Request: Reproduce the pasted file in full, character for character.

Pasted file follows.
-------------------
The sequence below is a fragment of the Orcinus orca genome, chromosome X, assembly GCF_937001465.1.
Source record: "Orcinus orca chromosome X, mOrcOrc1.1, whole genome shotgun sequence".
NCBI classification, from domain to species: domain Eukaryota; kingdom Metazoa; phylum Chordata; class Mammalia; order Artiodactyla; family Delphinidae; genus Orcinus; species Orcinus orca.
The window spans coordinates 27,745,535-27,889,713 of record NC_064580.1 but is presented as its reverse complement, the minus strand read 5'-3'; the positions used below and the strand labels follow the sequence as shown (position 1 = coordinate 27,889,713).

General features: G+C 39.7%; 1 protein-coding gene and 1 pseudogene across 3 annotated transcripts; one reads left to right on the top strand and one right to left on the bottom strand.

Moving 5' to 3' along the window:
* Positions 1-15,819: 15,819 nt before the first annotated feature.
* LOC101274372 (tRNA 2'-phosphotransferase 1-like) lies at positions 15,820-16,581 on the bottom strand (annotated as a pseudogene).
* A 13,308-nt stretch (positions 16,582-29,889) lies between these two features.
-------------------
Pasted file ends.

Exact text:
The sequence below is a fragment of the Orcinus orca genome, chromosome X, assembly GCF_937001465.1.
Source record: "Orcinus orca chromosome X, mOrcOrc1.1, whole genome shotgun sequence".
NCBI classification, from domain to species: domain Eukaryota; kingdom Metazoa; phylum Chordata; class Mammalia; order Artiodactyla; family Delphinidae; genus Orcinus; species Orcinus orca.
The window spans coordinates 27,745,535-27,889,713 of record NC_064580.1 but is presented as its reverse complement, the minus strand read 5'-3'; the positions used below and the strand labels follow the sequence as shown (position 1 = coordinate 27,889,713).

General features: G+C 39.7%; 1 protein-coding gene and 1 pseudogene across 3 annotated transcripts; one reads left to right on the top strand and one right to left on the bottom strand.

Moving 5' to 3' along the window:
* Positions 1-15,819: 15,819 nt before the first annotated feature.
* LOC101274372 (tRNA 2'-phosphotransferase 1-like) lies at positions 15,820-16,581 on the bottom strand (annotated as a pseudogene).
* A 13,308-nt stretch (positions 16,582-29,889) lies between these two features.